Absolutely terrific! I never had to charge it because whenever you plug it in to transfer files, you’ve basically charged it up once again. Sony estimates 12 hours of battery life from a charge when recording in LPCM and while I haven’t tested that, it seems about right.

It’s a small 125mAh battery but hey it works great. Charging and data transfer is via MicroUSB which is meh, though the new Sony-TX660 offers USB-C charging alongside a couple other improvements.

Stealth factor

When clipped onto a shirt it’s very discreet. Only the clip is visible and on black/dark clothing it practically disappears. There is a very small bump from where the microphone sits but overall it’s very stealthy and among the best in that regard.

While I usually clip it on the collar, it does fine in a breast pocket too


The on-board speaker is pretty weak. To be fair it does the trick to demo a recording quickly but it’d be nice is there was an easier way to seek further into a track. You’ll likely want to transfer the files to take


I didn’t subject it to too much pain and torture, however it held up quite well to my use. The build quality is definitely great, as most Sony products are, and while I wouldn’t want to step on it or crush it against a wall, I’ve never felt like I’m holding a fragile item.

I mean really, it’s so small and light!

Disassembly of the Sony TX-650 demonstrates this clever and practical engineering, shown in the section further down.

Is the Sony TX-650 waterproof?

Nope! A brief exposure to saltwater has completely destroyed my TX-650 unfortunately. While the MicroUSB connects to my computer and I was able to recover all my files, the unit does not power on, record, or show any signs of life.

If you’re interested in a waterproof audio recorder which can record in .wav/LPCM, consider the Instamic.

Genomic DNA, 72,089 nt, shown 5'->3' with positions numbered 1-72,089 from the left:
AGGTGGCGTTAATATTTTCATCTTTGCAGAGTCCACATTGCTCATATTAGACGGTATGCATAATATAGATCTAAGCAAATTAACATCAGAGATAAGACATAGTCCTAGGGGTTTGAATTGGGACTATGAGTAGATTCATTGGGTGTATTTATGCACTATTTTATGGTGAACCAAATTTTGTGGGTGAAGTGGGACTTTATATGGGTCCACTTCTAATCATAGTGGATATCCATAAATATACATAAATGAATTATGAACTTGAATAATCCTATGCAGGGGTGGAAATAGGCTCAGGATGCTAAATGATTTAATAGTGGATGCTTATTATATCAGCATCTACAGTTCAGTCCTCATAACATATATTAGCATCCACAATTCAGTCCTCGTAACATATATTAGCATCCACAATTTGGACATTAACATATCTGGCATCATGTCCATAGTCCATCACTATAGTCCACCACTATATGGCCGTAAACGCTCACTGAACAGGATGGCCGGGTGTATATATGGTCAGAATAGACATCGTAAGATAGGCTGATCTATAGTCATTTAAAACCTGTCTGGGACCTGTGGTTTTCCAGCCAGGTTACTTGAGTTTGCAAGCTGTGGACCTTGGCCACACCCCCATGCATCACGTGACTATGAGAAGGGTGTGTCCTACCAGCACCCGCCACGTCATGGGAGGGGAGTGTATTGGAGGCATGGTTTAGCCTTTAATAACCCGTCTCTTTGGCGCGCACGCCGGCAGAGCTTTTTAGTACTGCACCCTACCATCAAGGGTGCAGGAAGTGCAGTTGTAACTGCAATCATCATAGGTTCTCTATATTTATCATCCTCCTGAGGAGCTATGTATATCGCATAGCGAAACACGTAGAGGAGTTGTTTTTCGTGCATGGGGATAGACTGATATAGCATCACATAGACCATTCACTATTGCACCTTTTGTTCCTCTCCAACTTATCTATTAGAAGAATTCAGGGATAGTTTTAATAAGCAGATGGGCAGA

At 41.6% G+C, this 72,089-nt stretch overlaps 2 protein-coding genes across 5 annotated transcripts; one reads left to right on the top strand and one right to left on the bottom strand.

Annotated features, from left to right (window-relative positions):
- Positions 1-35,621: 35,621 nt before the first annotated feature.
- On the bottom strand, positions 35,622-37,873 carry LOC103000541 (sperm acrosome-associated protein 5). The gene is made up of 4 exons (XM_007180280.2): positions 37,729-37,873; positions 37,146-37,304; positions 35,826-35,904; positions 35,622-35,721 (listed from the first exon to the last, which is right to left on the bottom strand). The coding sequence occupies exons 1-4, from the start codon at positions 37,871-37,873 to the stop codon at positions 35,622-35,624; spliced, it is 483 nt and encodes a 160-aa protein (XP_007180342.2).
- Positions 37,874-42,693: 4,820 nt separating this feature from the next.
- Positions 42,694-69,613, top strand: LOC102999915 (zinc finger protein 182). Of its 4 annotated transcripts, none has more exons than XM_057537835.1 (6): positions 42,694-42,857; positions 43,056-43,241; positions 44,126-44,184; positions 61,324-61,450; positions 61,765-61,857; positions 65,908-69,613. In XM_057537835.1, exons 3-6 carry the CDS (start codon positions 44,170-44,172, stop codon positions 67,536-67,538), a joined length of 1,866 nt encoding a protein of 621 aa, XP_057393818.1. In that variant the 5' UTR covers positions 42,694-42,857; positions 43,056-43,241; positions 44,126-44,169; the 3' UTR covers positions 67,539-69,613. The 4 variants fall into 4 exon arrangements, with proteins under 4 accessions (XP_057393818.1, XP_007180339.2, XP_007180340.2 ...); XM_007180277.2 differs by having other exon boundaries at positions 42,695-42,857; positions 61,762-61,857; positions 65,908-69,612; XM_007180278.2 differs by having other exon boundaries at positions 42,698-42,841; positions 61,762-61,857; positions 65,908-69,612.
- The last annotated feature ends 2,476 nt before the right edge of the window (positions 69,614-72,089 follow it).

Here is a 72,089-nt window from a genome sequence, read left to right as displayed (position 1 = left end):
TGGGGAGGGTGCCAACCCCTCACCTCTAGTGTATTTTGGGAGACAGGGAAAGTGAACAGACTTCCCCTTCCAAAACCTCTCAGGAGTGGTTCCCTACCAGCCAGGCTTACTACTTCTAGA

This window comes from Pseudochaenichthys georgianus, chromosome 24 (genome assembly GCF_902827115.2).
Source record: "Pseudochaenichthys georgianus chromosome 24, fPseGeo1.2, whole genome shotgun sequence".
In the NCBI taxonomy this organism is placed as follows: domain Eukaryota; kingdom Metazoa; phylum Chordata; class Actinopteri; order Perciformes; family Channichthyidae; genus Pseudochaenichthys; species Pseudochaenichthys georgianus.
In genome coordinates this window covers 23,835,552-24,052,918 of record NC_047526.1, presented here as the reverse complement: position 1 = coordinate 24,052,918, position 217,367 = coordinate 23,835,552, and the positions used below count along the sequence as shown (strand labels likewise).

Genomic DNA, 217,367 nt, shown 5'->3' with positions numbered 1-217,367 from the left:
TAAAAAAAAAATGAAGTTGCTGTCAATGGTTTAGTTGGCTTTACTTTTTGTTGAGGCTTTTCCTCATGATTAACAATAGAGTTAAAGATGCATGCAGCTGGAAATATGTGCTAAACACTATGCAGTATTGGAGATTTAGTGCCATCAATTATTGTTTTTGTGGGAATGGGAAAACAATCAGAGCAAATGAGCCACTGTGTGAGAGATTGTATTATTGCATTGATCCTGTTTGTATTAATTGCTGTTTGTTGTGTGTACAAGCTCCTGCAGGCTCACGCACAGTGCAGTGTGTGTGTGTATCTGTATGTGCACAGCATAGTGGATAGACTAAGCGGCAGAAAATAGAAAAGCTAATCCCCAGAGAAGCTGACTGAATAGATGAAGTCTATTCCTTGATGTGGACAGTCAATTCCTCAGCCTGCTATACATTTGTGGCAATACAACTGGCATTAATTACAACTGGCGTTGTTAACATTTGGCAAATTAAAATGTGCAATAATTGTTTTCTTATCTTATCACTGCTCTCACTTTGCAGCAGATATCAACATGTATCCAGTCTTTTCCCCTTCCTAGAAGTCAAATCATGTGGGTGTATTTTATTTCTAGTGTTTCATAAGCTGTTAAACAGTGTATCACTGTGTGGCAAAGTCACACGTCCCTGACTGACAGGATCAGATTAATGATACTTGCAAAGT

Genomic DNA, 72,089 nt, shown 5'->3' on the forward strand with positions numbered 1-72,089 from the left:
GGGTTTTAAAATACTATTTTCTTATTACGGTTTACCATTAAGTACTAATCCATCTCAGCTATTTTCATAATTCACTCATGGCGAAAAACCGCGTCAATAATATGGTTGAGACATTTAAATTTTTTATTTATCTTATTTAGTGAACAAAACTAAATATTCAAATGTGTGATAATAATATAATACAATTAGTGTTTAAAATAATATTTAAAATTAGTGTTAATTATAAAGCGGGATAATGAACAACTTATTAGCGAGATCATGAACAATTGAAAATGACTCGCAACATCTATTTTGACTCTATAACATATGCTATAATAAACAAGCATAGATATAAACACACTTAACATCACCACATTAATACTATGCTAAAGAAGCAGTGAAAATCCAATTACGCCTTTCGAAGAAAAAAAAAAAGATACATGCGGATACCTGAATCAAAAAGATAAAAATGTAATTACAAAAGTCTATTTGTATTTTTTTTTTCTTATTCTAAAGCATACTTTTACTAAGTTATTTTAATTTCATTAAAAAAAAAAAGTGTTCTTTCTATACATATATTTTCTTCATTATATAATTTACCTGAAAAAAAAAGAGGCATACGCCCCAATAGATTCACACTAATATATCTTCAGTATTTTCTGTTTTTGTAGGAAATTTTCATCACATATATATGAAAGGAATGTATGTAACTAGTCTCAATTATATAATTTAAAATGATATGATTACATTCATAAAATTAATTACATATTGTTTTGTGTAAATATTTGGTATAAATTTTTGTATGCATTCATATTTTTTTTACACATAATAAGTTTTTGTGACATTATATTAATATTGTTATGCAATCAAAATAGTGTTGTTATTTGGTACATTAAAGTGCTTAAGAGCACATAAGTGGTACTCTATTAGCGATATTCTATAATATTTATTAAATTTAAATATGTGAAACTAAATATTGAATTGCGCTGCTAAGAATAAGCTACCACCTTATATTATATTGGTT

Sony TX-650 teardown

A well-built Sony Product, I would definitely not recommend taking a part the TX-650 unless it has failed entirely since you’ll risk damaging the device entirely. However, since mine is dead, I’ll show what the insides are like πŸ™‚

You must heat the glue and pry the top half off – not so easy
Loosen screws, remove parts – voila! Circuitry


It’s a really awesome mic and just a few improvements would bring it to a 10/10 for me – that being Bluetooth, waterproof, and USB-C.

Here are the current prices for the TX-650 on Amazon. The TX-660 is actually cheaper it looks like, so buy that instead!

The Sony TX-660 does have USB-C and some minor UI/UX changes, however is not waterproof nor has Bluetooth, which is a bit of a bummer.

Regardless, I highly recommend the TX-650 if you need a wireless, battery-powered, simple audio recorder which records in .wav and has excellent sound quality and stealth. It’s expensive but well worth it for the simplicity, quality, and form factor.

The Instamic Pro is the only alternative to it that I see, though I cannot comment on its sound quality or other aspects, and it is more expensive.

Anyways, I hope this review helped you out and if you have any questions please feel free to ask away – I’m more than glad to help!

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Sony TX-650
Sony TX 650 review 1

Overall a great microphone, however the new TX-660 vs TX-650 is a no-brainer for the USB-C and other small improvements!

Product Brand: Sony

Editor's Rating:


  • Tiny
  • Discreet
  • Sound quality


  • Micro-USB
  • Not waterproof